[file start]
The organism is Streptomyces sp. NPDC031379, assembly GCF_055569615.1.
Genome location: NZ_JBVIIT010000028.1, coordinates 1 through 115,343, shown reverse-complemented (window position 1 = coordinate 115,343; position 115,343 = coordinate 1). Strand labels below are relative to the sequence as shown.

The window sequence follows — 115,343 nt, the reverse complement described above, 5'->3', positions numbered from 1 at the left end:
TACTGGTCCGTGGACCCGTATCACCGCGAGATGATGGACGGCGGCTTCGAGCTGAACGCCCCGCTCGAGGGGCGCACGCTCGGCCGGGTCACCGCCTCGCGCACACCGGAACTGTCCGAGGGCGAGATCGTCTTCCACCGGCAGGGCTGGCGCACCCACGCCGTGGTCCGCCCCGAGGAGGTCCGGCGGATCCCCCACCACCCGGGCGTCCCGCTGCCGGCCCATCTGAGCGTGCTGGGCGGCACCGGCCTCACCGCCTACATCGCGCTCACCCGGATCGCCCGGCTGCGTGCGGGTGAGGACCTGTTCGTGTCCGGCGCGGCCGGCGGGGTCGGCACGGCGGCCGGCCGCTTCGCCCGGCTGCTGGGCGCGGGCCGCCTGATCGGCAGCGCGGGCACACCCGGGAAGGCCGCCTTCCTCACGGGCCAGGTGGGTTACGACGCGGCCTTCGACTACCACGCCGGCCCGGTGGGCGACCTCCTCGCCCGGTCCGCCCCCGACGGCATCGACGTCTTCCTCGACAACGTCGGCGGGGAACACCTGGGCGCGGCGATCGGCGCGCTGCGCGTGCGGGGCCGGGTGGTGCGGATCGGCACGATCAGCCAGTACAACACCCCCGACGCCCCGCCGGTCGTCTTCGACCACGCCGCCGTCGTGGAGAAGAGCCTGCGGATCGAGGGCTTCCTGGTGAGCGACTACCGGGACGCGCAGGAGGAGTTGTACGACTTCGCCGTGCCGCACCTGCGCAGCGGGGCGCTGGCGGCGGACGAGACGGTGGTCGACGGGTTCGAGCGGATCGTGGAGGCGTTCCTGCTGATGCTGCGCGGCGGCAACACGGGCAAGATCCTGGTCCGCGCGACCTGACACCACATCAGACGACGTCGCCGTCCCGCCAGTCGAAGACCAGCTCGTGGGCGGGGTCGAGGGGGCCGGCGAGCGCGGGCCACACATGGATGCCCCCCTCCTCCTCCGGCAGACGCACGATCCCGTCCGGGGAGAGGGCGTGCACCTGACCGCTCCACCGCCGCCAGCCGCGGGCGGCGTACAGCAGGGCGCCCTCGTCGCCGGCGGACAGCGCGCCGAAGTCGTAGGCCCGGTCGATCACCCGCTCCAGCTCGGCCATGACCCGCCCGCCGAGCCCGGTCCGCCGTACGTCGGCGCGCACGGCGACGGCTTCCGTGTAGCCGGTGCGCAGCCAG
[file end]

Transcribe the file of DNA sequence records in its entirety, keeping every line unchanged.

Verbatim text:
The organism is Streptomyces sp. NPDC031379, assembly GCF_055569615.1.
Genome location: NZ_JBVIIT010000028.1, coordinates 1 through 115,343, shown reverse-complemented (window position 1 = coordinate 115,343; position 115,343 = coordinate 1). Strand labels below are relative to the sequence as shown.

The window sequence follows — 115,343 nt, the reverse complement described above, 5'->3', positions numbered from 1 at the left end:
TACTGGTCCGTGGACCCGTATCACCGCGAGATGATGGACGGCGGCTTCGAGCTGAACGCCCCGCTCGAGGGGCGCACGCTCGGCCGGGTCACCGCCTCGCGCACACCGGAACTGTCCGAGGGCGAGATCGTCTTCCACCGGCAGGGCTGGCGCACCCACGCCGTGGTCCGCCCCGAGGAGGTCCGGCGGATCCCCCACCACCCGGGCGTCCCGCTGCCGGCCCATCTGAGCGTGCTGGGCGGCACCGGCCTCACCGCCTACATCGCGCTCACCCGGATCGCCCGGCTGCGTGCGGGTGAGGACCTGTTCGTGTCCGGCGCGGCCGGCGGGGTCGGCACGGCGGCCGGCCGCTTCGCCCGGCTGCTGGGCGCGGGCCGCCTGATCGGCAGCGCGGGCACACCCGGGAAGGCCGCCTTCCTCACGGGCCAGGTGGGTTACGACGCGGCCTTCGACTACCACGCCGGCCCGGTGGGCGACCTCCTCGCCCGGTCCGCCCCCGACGGCATCGACGTCTTCCTCGACAACGTCGGCGGGGAACACCTGGGCGCGGCGATCGGCGCGCTGCGCGTGCGGGGCCGGGTGGTGCGGATCGGCACGATCAGCCAGTACAACACCCCCGACGCCCCGCCGGTCGTCTTCGACCACGCCGCCGTCGTGGAGAAGAGCCTGCGGATCGAGGGCTTCCTGGTGAGCGACTACCGGGACGCGCAGGAGGAGTTGTACGACTTCGCCGTGCCGCACCTGCGCAGCGGGGCGCTGGCGGCGGACGAGACGGTGGTCGACGGGTTCGAGCGGATCGTGGAGGCGTTCCTGCTGATGCTGCGCGGCGGCAACACGGGCAAGATCCTGGTCCGCGCGACCTGACACCACATCAGACGACGTCGCCGTCCCGCCAGTCGAAGACCAGCTCGTGGGCGGGGTCGAGGGGGCCGGCGAGCGCGGGCCACACATGGATGCCCCCCTCCTCCTCCGGCAGACGCACGATCCCGTCCGGGGAGAGGGCGTGCACCTGACCGCTCCACCGCCGCCAGCCGCGGGCGGCGTACAGCAGGGCGCCCTCGTCGCCGGCGGACAGCGCGCCGAAGTCGTAGGCCCGGTCGATCACCCGCTCCAGCTCGGCCATGACCCGCCCGCCGAGCCCGGTCCGCCGTACGTCGGCGCGCACGGCGACGGCTTCCGTGTAGCCGGTGCGCAGCCAG